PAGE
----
Armor of Indestructible Resolution
Our Armor of Indestructible Resolution is our realization that by not traversing the Path to Nirvana, we will forever remain in a dream state. By not setting our mind on Truth, we will forever stay in the darkness of Illusion. By not choosing reality, we have already chosen Falsehood. And this is how ordinary people carry out the lives from birth to death, from death to birth, and then birth to death again. We are unaware of the Laws of Reality, the Realm of Truth, our Eternal, Blissful State, and so experience endless un-satisfactoriness and discontent, constantly chasing the extreme highs and pleasures only to inevitably come crashing back down to the low troughs of depression, anxiety and pain.
Realizing the reality of nature, that there is no real refuge in the impermanent, transient world, we should wear the Armor of Determination and dedicate to our practice of the Path to Nirvana. When we wear the Armor and practice the Path, we are unbothered by the phenomenal world with its imperfections because we don’t abide in it. We don’t abide in the conception of self, so when others slander us, ridicule us or try to hurt us, we are unaffected and remain peaceful at heart. We don’t abide in forms and seek pleasure from material objects so when we are inevitably separated from our possessions either through breakage, loss, thief or wear and tear, we are also unaffected and remain joyful at heart. Neither do we abide in thoughts, concepts, and feelings, so when we perceive unhappy thoughts, harmful concepts, or uncomfortable feelings, we are again unaffected and remain happy at heart.
By not abiding the mind anywhere, we attain real peace, true freedom, and experience great joy and happiness.
The Map of Practice
The practice of the Path is the map takes us from this shore of conditioned phenomena to the unconditioned shore of Nirvana. How do we abide the mind nowhere? That is the practice. The goal is to abide the mind neither in forms, thoughts, concepts, feelings, or self. By abiding the mind nowhere, the mind is free forever. The practice is simply to remain as the observer of phenomena and maintain Right View, the views of cause and effect, impermanence, and non-self throughout.
Starting now, we must practice awareness of our mind, bodily sensations, and the external environment unendingly, moment to moment. This is also the practice of meditation. The beauty of the path is we don’t have to change anything at all, because anything that we change is just playing with conditions. We can play with conditions all day long, but we will remain in the conditioned realm. It’s not to say we cannot change anything, because it’s not about changing or not changing. If we wish to change, we can change. If we don’t wish to change, we can let things remain the same. The important point is to remain aware of everything and live life through our observing nature. Everything that we become aware of, with Right View, will create distance from it, and the thing will lose its power and hold over us. When we are angry, we observe the anger, and the anger will naturally subside. No further action is necessary. The same applies to everything we experience from thoughts and sensations to concepts and feelings. By bringing the light of our awareness into our experiences, we create distance, and over time, the thought, feeling, or perception, that once carried so much weight, will now appear to be so small and insignificant. This is the natural consequence of maintaining awareness of whatever enters our field of senses, moment to moment.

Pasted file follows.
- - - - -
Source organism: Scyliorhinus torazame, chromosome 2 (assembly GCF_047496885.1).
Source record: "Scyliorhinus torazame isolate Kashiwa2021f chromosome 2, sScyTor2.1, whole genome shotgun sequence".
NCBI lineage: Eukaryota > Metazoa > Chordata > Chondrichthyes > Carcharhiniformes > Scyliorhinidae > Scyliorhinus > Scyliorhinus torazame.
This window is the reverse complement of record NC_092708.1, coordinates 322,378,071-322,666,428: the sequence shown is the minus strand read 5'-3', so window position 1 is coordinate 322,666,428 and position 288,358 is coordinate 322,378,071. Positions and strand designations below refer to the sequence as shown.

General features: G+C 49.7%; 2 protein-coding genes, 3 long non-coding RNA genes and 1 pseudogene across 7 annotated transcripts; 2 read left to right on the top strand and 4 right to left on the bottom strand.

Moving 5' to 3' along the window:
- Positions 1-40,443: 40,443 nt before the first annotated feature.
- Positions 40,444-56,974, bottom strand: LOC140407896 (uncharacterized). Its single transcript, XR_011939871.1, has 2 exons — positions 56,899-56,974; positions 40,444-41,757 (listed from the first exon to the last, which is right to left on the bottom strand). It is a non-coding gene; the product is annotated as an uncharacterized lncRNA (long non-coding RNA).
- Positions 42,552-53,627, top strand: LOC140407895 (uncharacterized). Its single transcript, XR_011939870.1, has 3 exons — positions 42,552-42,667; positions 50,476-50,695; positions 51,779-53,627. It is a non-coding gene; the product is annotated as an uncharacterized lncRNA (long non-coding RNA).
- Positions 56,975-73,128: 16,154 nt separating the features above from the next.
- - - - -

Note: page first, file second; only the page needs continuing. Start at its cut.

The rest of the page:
Another magical consequence of bringing the light of awareness into our lives is that we can keep up with the fast-paced nature of life. This is important because instead of simply relying on our habitual mind and instinctual reactions to manage situations, we are afforded time to observe, process, think, and then respond to things in a more effective and appropriate way.
The Path to Nirvana seems simple, just remain as the observer, but many challenges and difficulties will arise the moment we begin the practice. By living more consciously and mindfully, we will very quickly see just how destructive our thinking is, how harmful our habits are, and how reactionary we are to the things that are happening around and within us. It may lead us into thinking that the path is insurmountable, or that we don’t have enough energy, will power, or capability to practice the path, but these are just another limiting belief, and we simply have to remain composed and observe them when they arise with our life of awareness. Although not everything is pleasant to observe, and sometimes it may create much discomfort or strong emotions, everything can be and should be observed. This is the only step to the path, and we will take positive steps forward every time we can observe with a calm and unmoving mind.
Doubts will arise, irrational thoughts will tempt us away, laziness may seep in, even rational and logical reasonings try to convince us to play game, the thinking game, but we must simply remain resolute and observe. When we are not observing, we are fueling the thinking mind with more thoughts, concepts, reasoning, excuses, and ideas that continue turning the never-ending mind. By observing, the thoughts will naturally cease because thoughts cannot survive in the realm of pure awareness, especially when we maintain Right View.
Finally, we may realize realms and states where we feel we’ve accomplished something, but anything we think we’ve attained is not that which we are seeking. Anything we can attain or accomplish is not the Path because it is conditioned and susceptible to change. Real attainment is non-attainment of anything, and we should let that be the central point of our Right Views. Simply observe all realms and states that arise and remain unmoving until they inevitably pass away. Do not become entranced by positive states or create aversion towards negative ones. Simply remain calm, composed, unmoving, fully aware, and present. That is the Path.